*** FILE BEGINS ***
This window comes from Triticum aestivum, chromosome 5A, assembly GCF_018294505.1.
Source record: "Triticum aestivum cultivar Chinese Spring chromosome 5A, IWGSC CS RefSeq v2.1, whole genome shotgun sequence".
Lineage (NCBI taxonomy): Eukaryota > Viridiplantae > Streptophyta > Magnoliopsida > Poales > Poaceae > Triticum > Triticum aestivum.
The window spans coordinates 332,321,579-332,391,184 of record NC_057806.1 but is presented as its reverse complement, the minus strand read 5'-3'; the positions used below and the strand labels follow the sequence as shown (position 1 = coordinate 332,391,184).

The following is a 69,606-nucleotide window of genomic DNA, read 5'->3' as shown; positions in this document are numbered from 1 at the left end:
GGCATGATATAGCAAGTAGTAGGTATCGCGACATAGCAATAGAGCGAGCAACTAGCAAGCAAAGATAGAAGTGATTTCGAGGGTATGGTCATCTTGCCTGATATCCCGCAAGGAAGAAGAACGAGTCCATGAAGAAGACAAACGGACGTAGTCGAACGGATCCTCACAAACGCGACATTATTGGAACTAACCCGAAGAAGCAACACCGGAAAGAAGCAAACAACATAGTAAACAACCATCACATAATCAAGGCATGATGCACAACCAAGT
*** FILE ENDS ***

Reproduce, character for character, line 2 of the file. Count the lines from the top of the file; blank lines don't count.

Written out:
Source record: "Triticum aestivum cultivar Chinese Spring chromosome 5A, IWGSC CS RefSeq v2.1, whole genome shotgun sequence".